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'A Monsignore has a young friend without money, but an excellent Catholic and an excellent politician, a fervid believer in the Immaculate Conception and in the excellence of the Papal Government. He wishes to reward such admirable opinions : but the Pope has little to give. Monsignore looks out for some young heiress, sends for her father, describes his pious and loyal protégé, and proposes marriage. Her father objects-says that his daughter cannot afford to marry a poor man, or that she does not wish to marry at all-or that he or she has some other preference.

* Monsignore insists. He assures the father that what he is proposing is most favourable to the salvation of his daughter, that he suggests it principally for the benefit of her soul, and that the father's objections are inspired by the Evil One. The father breaks off the conversation and goes home. He finds that his daughter has disappeared. He returns furious to Monsignore, is received with the utmost politeness and is informed that his daughter is perfectly safe under the protection of a cardinal who himself did her the honour of fetching her in his gilded coach. “You have only,” the Monsignore says, "to be reasonable, and she shall be returned to you."

• The father flies to the cardinal.
• The same politeness and the same answer.

““ Do not oppose," he is told, “the will of the Pope, who, in this matter, seeks only your daughter's happiness here and hereafter. She is now with me. If you will give up your sinful obstinacy she shall be restored to


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you to-day. If not, it will be our duty to place her in a convent, where she will be taken the utmost care of, but she will not leave it except to marry the person whom His Holiness thinks most fitted to promote the welfare of her soul.”

• I have known several cases in which this attempt has been made. With such timid slaves as the Roman nobility it always succeeds.'

Thursday, August 15.—This is the fête of St. Louisthe great fête of Tocqueville. Madame de Tocqueville and Madame de Beaumont spent much of the morning in church.

Beaumont and his son walked to the coast to bathe. Minnie, Ampère, and I strolled among the deep shady lanes of the plateau above the castle. Throughout Normandy the fields are small and are divided by mounds planted with trees. The farmhouses, and even the cottages, are built of primitive rock, granite, or old red sandstone. At a distance, peeping out of the trees that surround them, they look pretty, but they have more than the usual French untidiness. Thé out-houses are roofless, the farmyards are full of pools and dung heaps, which often extend into the road ; and the byroads themselves are quagmires when they do not consist of pointed stones. I was struck by the paucity of the children and the absence of new houses. The population of Normandy is diminishing.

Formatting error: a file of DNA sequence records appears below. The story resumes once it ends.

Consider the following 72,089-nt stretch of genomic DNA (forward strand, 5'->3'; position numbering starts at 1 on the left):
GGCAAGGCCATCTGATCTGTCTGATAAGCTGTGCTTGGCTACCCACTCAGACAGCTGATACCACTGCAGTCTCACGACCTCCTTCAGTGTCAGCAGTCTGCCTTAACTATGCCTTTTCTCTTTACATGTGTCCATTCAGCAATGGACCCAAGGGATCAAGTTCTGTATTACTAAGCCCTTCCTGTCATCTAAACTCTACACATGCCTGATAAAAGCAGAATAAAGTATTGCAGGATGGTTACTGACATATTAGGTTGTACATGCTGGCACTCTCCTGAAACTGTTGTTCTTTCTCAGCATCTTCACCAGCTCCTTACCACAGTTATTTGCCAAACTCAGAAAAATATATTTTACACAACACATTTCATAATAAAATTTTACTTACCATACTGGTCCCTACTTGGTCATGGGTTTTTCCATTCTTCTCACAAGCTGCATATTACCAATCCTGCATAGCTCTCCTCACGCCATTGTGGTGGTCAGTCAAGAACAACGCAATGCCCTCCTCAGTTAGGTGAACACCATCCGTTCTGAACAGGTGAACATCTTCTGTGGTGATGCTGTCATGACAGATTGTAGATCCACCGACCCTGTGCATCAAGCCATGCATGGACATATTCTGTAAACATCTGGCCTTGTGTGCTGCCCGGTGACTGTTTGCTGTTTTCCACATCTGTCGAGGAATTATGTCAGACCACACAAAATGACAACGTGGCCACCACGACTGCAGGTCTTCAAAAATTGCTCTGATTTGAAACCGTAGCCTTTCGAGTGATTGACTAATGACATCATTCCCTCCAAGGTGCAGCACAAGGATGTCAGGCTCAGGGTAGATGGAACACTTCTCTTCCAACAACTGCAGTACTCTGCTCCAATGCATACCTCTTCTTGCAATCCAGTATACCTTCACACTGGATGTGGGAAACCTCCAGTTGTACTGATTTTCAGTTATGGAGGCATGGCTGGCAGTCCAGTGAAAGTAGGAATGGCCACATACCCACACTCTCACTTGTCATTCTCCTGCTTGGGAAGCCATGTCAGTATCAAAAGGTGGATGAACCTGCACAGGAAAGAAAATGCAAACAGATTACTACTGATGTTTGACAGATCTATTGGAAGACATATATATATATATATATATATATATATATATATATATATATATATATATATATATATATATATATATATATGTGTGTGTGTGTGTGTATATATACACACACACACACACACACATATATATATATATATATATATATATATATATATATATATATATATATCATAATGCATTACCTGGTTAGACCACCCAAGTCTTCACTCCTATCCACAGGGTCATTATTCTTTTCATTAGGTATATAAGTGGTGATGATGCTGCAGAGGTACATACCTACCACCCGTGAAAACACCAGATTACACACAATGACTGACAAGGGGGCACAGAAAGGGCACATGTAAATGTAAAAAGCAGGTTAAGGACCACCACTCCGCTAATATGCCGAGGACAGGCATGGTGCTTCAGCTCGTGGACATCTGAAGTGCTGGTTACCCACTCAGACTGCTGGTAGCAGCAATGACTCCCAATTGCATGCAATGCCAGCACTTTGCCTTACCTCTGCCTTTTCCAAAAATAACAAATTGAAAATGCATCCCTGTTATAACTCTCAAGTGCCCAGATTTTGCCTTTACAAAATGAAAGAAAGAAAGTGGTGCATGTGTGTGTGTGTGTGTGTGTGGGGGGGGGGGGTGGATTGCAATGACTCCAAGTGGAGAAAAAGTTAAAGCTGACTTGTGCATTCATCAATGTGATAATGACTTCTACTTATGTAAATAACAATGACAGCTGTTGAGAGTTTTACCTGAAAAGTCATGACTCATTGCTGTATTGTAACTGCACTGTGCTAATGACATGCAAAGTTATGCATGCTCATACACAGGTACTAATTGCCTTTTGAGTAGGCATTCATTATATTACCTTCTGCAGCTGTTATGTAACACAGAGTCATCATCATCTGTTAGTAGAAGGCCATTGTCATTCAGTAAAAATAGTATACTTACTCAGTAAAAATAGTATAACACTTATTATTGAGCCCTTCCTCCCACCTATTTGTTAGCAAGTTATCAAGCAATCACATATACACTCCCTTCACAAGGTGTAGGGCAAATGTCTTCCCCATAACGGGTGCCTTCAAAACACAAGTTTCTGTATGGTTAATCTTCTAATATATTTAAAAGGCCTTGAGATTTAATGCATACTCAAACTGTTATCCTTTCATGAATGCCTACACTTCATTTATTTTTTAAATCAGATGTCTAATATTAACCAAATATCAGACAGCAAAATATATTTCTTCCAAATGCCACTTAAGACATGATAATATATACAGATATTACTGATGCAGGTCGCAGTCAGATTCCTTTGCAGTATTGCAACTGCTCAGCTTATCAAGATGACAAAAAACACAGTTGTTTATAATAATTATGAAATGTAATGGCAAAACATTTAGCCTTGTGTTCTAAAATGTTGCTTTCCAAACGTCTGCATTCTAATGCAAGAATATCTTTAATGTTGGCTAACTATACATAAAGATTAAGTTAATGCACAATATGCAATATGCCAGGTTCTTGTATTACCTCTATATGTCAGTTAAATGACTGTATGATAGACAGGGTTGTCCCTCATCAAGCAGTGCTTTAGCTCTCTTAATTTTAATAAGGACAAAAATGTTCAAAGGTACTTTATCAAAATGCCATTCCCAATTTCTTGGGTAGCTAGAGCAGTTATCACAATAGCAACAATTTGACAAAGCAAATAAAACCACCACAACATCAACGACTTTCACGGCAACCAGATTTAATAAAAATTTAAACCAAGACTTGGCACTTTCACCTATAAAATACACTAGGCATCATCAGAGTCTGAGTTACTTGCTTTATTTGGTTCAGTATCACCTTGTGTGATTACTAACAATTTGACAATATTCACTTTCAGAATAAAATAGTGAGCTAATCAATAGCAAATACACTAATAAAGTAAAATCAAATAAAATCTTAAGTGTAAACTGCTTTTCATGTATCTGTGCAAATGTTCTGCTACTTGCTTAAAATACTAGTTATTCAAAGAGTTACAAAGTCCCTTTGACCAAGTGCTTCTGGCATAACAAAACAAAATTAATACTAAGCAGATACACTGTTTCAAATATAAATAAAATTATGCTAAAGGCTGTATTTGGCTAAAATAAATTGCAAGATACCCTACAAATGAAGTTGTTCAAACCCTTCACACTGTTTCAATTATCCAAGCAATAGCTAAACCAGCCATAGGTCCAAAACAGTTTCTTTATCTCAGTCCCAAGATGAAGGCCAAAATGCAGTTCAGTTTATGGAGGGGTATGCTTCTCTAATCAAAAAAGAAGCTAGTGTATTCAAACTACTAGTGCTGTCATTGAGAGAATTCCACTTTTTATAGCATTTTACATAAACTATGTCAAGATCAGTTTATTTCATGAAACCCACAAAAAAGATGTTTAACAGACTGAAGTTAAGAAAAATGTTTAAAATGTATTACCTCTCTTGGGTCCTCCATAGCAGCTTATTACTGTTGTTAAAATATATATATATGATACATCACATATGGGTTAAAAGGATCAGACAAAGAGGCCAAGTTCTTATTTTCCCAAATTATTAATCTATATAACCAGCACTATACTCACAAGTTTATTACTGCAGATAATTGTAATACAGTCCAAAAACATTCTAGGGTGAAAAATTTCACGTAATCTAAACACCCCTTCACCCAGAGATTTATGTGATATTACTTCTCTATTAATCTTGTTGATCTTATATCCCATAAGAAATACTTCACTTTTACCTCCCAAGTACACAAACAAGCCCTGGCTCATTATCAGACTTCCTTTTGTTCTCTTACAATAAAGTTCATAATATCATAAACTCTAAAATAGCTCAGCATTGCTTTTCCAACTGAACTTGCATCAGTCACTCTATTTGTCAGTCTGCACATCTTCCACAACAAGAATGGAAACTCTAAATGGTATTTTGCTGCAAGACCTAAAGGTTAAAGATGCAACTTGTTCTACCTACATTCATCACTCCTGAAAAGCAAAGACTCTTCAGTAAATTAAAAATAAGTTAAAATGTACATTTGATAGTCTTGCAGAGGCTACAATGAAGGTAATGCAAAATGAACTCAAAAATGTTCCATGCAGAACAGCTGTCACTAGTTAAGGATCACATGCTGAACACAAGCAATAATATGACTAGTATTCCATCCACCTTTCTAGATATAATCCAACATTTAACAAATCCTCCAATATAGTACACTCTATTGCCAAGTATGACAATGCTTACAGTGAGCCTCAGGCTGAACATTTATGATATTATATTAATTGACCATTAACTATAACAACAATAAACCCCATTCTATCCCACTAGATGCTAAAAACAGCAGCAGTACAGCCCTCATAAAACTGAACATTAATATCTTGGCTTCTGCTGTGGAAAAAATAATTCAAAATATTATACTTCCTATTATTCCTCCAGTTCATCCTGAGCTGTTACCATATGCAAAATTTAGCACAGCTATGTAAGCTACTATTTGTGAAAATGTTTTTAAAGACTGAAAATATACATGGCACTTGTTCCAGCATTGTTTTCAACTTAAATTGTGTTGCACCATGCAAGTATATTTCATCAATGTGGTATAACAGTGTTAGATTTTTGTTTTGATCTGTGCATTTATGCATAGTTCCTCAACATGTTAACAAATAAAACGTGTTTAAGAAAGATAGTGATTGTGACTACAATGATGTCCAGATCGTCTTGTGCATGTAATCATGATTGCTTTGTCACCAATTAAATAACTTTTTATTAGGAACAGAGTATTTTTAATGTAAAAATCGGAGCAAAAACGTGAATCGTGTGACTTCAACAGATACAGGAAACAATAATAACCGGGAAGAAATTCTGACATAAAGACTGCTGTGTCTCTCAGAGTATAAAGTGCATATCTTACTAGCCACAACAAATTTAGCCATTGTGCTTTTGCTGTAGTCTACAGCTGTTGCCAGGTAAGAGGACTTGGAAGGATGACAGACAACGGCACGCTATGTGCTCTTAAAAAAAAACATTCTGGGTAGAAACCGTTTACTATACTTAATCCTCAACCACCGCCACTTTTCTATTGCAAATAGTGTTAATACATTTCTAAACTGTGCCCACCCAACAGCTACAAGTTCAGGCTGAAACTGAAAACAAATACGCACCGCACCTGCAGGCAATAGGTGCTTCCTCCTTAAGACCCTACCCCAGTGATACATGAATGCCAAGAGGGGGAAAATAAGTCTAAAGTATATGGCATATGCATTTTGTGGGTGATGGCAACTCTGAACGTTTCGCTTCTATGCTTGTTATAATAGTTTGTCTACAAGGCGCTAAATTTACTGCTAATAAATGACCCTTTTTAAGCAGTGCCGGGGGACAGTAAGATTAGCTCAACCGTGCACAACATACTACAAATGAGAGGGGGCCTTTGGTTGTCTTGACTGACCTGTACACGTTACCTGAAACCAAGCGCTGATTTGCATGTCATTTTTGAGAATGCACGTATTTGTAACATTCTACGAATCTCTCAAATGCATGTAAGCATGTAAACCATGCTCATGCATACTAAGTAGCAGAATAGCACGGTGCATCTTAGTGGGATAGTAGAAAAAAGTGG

We conversed on the subject of Italy.

'If we are in Rome next winter,' I asked, shall we find the French there?!


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'I think not,' said Ampère ; 'I think that you will find only the Piedmontese.

‘Every day that Louis Napoleon holds Rome is a day of danger to him, a danger slight perhaps now, but serious if the occupation be prolonged. The Anti-papal party, and it includes almost all that are liberal and all that are energetic, are willing to give him time, but not an indefinite time. They are quiet only because they trust him. He is a magician who has sold himself to the Devil. The Devil is patient, but he will not be cheated. The Carbonari will support Louis Napoleon as long as he is doing their work, and will allow him to do it in his own way and to take his own time, as long as they believe he is doing it. But woe to him if they believe that he is deceiving them. I suspect that they are becoming impatient, and I suspect too, that he is becoming impatient. This quarrel between Mérode and Goyon is significative. I do not believe that Goyon used the words imputed to him. We shall probably keep Civita Vecchia, but we shall give up Rome to the Piedmontese.'